Tonawanda News — My phone rang about 2 p.m. or so on Friday afternoon. I reached over to pick it up without even glancing at the caller ID, wrapped up in the news of the day and the usual tasks of the average Friday.
A chipper little-boy voice chirped in my ear: “Hi, Mommy! I love you!”
I am not ashamed to tell you that I lost it. I absolutely lost it. I dissolved into tears, clutching that telephone receiver, trying to reassure the confused 4-year-old on the other end of the line that really, really, Mommy was OK, everything was fine, how was school today, honey?
Everything wasn’t fine, of course. My son didn’t know that, though. His TV viewing consists of the Disney Channel, if anything, and pre-K schoolyard gossip doesn’t really revolve around the latest from CNN. He had no idea whatsoever what had happened earlier that day in Newtown, Conn., or that all that I could think of when hearing his voice was that so many families would never hear their children’s voices again.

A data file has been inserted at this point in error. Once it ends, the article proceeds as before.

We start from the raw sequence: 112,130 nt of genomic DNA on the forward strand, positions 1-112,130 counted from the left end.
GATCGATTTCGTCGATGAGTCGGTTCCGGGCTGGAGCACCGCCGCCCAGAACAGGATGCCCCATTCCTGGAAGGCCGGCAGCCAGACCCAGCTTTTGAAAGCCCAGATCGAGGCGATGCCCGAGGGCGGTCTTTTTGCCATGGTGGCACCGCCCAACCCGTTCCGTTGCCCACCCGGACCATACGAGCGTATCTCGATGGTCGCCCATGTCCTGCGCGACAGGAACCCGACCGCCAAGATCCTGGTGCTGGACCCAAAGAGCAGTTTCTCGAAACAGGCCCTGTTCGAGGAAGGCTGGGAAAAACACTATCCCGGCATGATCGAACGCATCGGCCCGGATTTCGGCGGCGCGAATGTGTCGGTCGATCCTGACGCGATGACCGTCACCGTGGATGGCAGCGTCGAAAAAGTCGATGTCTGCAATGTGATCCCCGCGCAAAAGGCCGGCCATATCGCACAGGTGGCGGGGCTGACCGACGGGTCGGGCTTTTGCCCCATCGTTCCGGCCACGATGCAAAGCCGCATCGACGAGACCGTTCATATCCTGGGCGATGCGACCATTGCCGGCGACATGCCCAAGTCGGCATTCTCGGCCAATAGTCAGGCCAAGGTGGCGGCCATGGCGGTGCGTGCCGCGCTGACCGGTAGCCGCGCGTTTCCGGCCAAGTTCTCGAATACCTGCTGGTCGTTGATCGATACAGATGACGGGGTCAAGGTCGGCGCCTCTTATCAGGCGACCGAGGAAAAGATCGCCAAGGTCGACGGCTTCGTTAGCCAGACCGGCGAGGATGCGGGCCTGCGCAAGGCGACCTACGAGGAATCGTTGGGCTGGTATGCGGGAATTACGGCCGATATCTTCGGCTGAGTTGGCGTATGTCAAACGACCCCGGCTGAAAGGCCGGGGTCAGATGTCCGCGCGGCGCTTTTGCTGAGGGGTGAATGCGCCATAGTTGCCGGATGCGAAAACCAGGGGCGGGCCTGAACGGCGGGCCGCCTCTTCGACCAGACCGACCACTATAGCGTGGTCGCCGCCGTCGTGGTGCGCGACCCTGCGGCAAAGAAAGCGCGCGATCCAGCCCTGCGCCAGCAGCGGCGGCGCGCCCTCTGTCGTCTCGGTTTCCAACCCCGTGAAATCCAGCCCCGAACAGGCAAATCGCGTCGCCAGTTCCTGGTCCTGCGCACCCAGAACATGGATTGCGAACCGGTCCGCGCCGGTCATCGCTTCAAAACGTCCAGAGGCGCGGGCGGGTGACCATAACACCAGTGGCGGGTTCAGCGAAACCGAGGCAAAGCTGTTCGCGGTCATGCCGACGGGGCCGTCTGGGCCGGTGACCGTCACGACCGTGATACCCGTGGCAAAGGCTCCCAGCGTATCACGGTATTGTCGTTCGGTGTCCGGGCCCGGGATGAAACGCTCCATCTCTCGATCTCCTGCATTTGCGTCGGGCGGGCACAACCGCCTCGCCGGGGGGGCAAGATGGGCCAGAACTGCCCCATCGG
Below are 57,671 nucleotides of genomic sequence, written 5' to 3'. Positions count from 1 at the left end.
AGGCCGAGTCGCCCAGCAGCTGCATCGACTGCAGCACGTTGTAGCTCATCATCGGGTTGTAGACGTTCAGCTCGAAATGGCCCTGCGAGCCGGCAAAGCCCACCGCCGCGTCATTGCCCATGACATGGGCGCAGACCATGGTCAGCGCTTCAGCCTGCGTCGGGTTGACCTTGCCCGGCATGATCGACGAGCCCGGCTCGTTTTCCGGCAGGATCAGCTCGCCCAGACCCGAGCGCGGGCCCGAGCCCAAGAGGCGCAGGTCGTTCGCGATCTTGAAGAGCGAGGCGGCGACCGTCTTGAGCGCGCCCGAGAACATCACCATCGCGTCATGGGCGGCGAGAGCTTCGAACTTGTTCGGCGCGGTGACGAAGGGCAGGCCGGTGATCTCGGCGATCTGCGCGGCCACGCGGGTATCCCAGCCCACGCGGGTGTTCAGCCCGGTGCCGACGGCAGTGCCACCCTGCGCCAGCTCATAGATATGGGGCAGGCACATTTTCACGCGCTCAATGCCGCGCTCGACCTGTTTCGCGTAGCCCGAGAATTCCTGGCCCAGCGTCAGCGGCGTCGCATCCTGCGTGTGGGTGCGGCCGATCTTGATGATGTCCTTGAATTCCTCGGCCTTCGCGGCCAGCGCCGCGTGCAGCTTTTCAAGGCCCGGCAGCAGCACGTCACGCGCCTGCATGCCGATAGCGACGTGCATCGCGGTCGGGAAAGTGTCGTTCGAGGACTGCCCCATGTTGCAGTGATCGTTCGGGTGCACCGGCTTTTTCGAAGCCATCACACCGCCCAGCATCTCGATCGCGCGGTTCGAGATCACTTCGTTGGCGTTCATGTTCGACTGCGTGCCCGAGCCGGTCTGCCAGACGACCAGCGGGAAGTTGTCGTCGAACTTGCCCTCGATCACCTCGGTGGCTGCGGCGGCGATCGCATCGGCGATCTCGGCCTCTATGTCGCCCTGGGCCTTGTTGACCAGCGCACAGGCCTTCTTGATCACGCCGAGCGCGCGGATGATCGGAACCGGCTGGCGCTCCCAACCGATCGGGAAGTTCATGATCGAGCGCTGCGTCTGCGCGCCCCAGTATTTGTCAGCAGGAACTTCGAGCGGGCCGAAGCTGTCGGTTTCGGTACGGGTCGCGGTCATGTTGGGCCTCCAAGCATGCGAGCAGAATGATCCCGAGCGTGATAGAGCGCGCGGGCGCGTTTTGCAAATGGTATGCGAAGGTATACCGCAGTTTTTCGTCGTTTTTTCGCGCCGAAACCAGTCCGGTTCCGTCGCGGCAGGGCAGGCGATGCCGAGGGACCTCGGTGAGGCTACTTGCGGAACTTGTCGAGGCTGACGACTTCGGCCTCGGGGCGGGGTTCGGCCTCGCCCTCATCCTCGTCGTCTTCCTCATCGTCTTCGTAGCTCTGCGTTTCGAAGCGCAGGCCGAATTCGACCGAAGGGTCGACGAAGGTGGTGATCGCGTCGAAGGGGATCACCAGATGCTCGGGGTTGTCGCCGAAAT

I must have been at least a little convincing, because he eventually said goodbye, wandering off to play with his trains or look at books or color or whatever it is 4-year-old boys do in the hours after pre-K lets out. I told my husband to give him a big hug for me ... and another to the 8-year-old when he climbed off his bus in a few hours. He soberly agreed.
I wasn’t going to write a column about Newtown, Conn. What more is there to say? What happened there on Friday is so difficult to comprehend, for the average person to wrap their brain around, that all you can really do is share bits and pieces like that and hope that other people understand.